While there is little doubt that many a Mesozoic mammal became a meal for a dinosaur, it may come as a surprise to learn that some mammals also dined on dinos.
A dramatic fossil unearthed in northeastern China shows a pugnacious badger-like mammal in the act of attacking a plant-eating dinosaur, mounting its prey and sinking its teeth into its victim’s ribs about 125 million years ago, scientists said on Tuesday.
Dating to the Cretaceous Period, it shows the four-legged mammal Repenomamus robustus - the size of a domestic cat - ferociously entangled with the beaked two-legged dinosaur Psittacosaurus lujiatunensis - as big as a medium-sized dog. The scientists suspect they were suddenly engulfed in a volcanic mudflow and buried alive during mortal combat.
“Dinosaurs nearly always outsized their mammal contemporaries, so traditional belief has been that their interactions were unilateral - the bigger dinosaurs always ate the smaller mammals,” said paleobiologist Jordan Mallon of the Canadian Museum of Nature in Ottawa, who helped lead the study published in the journal Scientific Reports.
“Here, we have good evidence for a smaller mammal preying on a larger dinosaur, which is not something we would have guessed without this fossil,” Mallon added.
Most mammals during the Mesozoic Era, the age of dinosaurs, were shrew-sized bit players in the larger theater of life, doing well to avoid becoming someone else’s lunch. Repenomamus shows at least some mammals gave as good as they got.
“I think what’s key here is that Mesozoic food webs were more complex than we had imagined,” Mallon said.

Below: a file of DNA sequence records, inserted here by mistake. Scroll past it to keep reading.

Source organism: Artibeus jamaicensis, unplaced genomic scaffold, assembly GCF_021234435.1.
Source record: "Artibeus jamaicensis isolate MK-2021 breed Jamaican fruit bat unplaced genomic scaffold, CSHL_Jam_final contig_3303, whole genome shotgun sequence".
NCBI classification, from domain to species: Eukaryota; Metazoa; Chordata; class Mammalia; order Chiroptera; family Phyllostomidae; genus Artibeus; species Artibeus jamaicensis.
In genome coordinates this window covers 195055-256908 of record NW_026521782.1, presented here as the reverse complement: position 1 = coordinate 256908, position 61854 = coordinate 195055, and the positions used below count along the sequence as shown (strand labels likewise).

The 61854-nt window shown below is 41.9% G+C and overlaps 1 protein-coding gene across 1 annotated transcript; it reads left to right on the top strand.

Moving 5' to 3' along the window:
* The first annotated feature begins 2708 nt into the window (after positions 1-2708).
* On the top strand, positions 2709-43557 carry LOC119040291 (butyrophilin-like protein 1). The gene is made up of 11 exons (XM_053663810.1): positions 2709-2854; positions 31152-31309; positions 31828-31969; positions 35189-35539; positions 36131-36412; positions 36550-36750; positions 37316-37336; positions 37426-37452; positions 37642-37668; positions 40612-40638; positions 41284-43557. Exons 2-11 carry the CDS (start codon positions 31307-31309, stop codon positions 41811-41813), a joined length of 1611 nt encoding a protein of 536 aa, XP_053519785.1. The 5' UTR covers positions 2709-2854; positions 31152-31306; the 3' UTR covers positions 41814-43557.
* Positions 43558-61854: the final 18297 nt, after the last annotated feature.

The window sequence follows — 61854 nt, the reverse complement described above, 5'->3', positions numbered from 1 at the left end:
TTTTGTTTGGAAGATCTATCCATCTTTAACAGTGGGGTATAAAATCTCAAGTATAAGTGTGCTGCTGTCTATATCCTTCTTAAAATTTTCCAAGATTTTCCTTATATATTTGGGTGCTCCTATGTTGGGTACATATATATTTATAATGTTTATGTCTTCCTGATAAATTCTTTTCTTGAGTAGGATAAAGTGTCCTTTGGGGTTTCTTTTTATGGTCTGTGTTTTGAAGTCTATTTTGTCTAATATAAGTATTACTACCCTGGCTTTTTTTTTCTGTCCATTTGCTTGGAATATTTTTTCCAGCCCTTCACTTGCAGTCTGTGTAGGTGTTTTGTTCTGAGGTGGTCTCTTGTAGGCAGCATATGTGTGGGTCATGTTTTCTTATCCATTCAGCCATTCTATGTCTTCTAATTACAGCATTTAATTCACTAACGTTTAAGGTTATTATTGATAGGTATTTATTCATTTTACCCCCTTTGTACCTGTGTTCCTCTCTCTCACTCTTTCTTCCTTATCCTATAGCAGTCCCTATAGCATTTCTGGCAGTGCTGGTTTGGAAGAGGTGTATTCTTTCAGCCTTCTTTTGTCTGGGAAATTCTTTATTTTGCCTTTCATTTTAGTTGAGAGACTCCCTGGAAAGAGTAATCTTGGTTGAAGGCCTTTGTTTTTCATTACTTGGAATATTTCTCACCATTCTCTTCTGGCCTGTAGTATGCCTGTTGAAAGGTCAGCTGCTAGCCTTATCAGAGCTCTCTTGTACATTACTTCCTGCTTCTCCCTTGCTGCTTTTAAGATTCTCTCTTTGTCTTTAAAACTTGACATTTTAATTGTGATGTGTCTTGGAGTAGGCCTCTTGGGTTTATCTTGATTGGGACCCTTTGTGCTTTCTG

The area in Liaoning Province where the virtually complete fossil was found is called the “Chinese Pompeii” owing to various fossils of animals buried in volcanic eruptions.
Examining the fossil was like a crime scene analysis. Repenomamus is perched atop the prone Psittacosaurus, gripping the jaw and hind leg while biting into the ribcage. Repenomamus measures 1-1/2 feet (47 cm) long. Psittacosaurus is 4 feet (120 cm) long. Both are thought to be not quite full adults.
“There have been specimens of carnivorous dinosaurs preying on plant-eating dinosaurs before, but there has never been an example of a mammal preying on a dinosaur,” said Canadian Museum of Nature paleontologist and study co-author Xiao-chun Wu.
It is rare to find fossils showing animals interacting. Another fossil found in the 1970s in Mongolia shows two dinosaurs - predator Velociraptor and plant-eater Protoceratops - fighting about 80 million years ago before being buried alive, perhaps in a collapsing sand dune.
The researchers discounted the idea that the Repenomamus and Psittacosaurus fossil showed a mammal merely scavenging a carcass.
“For one, the mammal is on top of the dinosaur as though it was trying to subdue it, which the scavenging hypothesis doesn’t account for,” Mallon said.
“Second, there are no bite marks on the bones of the dinosaur, which we would expect if it had been sitting out for long, exposed to scavengers. Lastly, the hind foot of the mammal is trapped by the folded hind leg of the dinosaur, which is unlikely to have happened if the dinosaur had already been dead when the mammal came across it,” Mallon added.
While Psittacosaurus was an early relative of the horned dinosaur lineage, it lacked facial horns and a head crest. It possessed a parrot-like beak to crop plant material.
Repenomamus, one of the dinosaur age’s largest mammals, had short and sprawling limbs, a long tail, a sinuous body, a robust skull and shearing teeth. Mallon compared its appearance to the living Chinese ferret-badger.
There was previous evidence of the dino-eating habits of Repenomamus. One Repenomamus fossil from the same area had baby Psittacosaurus bones in its stomach.
“What’s unique about our fossil is the fact that it demonstrates that Repenomamus was capable of tackling larger dinosaur prey,” Mallon said.